A teenage migrant who died after being run over by a lorry in Calais said he was fleeing “oppression and death” in his native Sudan, a friend told The National.
The boy, who has been identified only as Yasser, died attempting to reach the UK in search of an “honest living” on the final leg of the journey from northern France hidden inside a lorry, said the friend.
He travelled from Sudan to Libya before crossing by boat into Italy, said his friend Mohammed. He then made his way to Belgium and France.
The boy was run over as he tried to climb on board at a secure lorry parking area in the port city. He was left fatally injured in the middle of the road when the driver failed to notice anything amiss, authorities said.
Mohammed, 20, told The National that the teenager had encountered hostility in France from locals who cut holes in his tent during the cold weather and blocked their route as they tried to get food and water from humanitarian groups working with the migrants.
“He left Sudan escaping oppression and death but sadly and unexpectedly he faced the same in France,” he said.
“He faced things very difficult for anyone to endure. He was living in a tent in the cold – people used to make holes in these tents despite the vulnerable situation that it places the person inside.
“He endured violence from people in France but then met his fate during this catastrophe. Yasser escaped death to meet death.”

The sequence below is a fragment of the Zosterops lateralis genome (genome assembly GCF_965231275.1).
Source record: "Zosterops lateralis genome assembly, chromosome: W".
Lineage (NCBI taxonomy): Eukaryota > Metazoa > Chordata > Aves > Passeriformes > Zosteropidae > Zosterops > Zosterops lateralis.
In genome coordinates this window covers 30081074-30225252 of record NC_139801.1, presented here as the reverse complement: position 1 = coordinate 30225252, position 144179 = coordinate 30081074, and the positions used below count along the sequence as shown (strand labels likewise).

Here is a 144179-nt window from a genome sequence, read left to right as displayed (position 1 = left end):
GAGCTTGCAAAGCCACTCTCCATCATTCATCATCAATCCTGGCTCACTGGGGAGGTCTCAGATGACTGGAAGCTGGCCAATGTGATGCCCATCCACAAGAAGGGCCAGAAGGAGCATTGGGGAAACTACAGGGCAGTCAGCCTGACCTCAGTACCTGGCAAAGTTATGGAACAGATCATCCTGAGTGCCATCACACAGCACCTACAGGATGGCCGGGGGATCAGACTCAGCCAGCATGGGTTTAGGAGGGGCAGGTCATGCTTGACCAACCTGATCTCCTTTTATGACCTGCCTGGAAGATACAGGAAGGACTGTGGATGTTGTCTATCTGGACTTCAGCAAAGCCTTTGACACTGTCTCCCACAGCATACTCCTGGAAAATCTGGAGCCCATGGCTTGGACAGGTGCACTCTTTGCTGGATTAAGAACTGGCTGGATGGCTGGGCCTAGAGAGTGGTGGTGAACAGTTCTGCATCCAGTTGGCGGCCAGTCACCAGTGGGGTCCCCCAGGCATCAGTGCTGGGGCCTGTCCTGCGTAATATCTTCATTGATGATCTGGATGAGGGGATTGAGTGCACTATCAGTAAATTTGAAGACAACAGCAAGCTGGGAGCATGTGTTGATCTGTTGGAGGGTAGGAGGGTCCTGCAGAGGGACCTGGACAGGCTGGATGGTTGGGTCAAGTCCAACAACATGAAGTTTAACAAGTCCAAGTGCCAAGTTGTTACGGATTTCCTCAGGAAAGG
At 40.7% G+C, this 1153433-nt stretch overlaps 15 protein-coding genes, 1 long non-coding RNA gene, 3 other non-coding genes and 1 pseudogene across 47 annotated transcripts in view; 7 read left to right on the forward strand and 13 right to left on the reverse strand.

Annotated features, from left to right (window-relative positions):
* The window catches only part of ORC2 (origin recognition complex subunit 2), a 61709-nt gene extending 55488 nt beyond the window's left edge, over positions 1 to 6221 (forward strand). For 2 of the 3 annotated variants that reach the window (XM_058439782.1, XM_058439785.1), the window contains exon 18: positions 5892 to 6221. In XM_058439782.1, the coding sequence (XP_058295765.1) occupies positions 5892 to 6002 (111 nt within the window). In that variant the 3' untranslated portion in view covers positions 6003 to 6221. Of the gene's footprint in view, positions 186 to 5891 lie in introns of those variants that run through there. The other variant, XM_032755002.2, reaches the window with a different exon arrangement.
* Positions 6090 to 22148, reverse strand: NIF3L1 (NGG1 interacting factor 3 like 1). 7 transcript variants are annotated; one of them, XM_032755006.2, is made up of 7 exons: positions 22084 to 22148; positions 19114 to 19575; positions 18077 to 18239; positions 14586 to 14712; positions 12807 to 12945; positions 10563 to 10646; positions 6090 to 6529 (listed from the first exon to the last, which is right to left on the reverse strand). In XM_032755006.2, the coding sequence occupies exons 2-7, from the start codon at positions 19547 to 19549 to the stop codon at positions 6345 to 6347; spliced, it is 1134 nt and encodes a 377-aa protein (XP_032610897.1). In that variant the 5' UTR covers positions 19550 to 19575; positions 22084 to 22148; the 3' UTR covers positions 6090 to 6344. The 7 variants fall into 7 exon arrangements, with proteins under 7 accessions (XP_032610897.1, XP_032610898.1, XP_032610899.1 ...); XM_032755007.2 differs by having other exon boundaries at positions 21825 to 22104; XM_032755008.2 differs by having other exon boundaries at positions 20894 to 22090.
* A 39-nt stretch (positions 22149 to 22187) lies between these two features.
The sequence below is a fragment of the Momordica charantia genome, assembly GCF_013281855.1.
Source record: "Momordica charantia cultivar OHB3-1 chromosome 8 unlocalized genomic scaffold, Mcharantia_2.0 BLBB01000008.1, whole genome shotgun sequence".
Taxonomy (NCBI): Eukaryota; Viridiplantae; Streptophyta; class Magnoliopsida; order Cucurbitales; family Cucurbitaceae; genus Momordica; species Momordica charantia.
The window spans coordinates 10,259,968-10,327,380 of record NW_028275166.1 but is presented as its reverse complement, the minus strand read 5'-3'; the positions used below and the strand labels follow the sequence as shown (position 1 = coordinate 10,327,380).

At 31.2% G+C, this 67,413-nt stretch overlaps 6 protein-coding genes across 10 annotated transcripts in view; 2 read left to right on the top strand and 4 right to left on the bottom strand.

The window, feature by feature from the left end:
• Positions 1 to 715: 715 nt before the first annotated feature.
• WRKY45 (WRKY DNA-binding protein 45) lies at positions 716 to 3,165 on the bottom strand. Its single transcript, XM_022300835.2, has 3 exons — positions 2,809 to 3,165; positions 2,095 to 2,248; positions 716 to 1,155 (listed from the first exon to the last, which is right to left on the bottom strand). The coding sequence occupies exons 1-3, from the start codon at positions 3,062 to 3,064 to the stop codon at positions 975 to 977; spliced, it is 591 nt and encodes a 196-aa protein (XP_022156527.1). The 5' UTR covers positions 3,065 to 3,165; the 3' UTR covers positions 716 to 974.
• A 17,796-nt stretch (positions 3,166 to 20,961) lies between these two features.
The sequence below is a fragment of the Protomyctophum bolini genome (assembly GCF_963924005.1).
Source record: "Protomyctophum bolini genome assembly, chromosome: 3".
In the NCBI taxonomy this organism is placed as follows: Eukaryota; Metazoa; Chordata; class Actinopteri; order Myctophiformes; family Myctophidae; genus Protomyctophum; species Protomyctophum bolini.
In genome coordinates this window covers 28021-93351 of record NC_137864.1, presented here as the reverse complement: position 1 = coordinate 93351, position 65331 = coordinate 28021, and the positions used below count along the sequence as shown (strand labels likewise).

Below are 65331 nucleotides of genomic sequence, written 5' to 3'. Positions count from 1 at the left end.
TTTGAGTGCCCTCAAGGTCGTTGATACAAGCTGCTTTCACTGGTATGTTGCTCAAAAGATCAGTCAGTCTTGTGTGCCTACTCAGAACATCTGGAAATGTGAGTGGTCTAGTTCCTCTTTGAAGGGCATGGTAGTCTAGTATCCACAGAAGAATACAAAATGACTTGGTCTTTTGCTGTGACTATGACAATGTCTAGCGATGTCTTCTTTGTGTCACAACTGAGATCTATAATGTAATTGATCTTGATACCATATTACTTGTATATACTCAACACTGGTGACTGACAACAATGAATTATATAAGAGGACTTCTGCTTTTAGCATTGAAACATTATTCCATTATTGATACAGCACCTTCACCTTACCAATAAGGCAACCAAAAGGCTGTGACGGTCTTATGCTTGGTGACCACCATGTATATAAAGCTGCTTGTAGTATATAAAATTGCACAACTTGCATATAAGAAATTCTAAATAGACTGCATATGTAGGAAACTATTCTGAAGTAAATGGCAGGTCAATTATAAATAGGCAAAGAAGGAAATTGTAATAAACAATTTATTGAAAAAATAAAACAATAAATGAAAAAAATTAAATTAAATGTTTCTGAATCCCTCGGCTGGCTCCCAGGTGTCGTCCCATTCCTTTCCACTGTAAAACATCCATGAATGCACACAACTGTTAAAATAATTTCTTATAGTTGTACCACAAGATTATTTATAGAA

Sudan has been affected by decades of conflicts that have killed hundreds of thousands of people and displaced many more.
The country’s last military dictator, Omar Al Bashir, was overthrown in 2019 but communal violence and economic hardship continues under a military-civilian transitional leadership.
Calais is a key departure point for migrants attempting to reach the UK. Many make the trip to join relatives in the UK, which is seen as a country of opportunity by migrants.
The UK government has bolstered security and proposed new laws that could criminalise migrants in an attempt to make the country less attractive.
The Home Secretary has blamed people-smuggling gangs who feed on the demand from “mainly male, economic migrants” in camps outside Calais.
But migrants have continued their efforts, with groups travelling from sub-Saharan Africa and crossing into Europe by lorry and boat before gathering in Calais. Criminal gangs have exploited the desperation of many to pack dinghies in the hope they reach UK waters before they are intercepted.
Yasser was the most recent of about 300 people who have died in and around the English Channel since 1999 while trying to cross the narrow but busy waterway, according to the Institute of Race Relations.
“He has wanted to look for an honest living since he was a child,” said Mohammed. “I first met him in Italy a few months ago.
“He was a sweet, kind-hearted, positive man who always had a smile on his face and never left an opportunity to help others.
“He used to make us feel safe and encourage us to never give up.”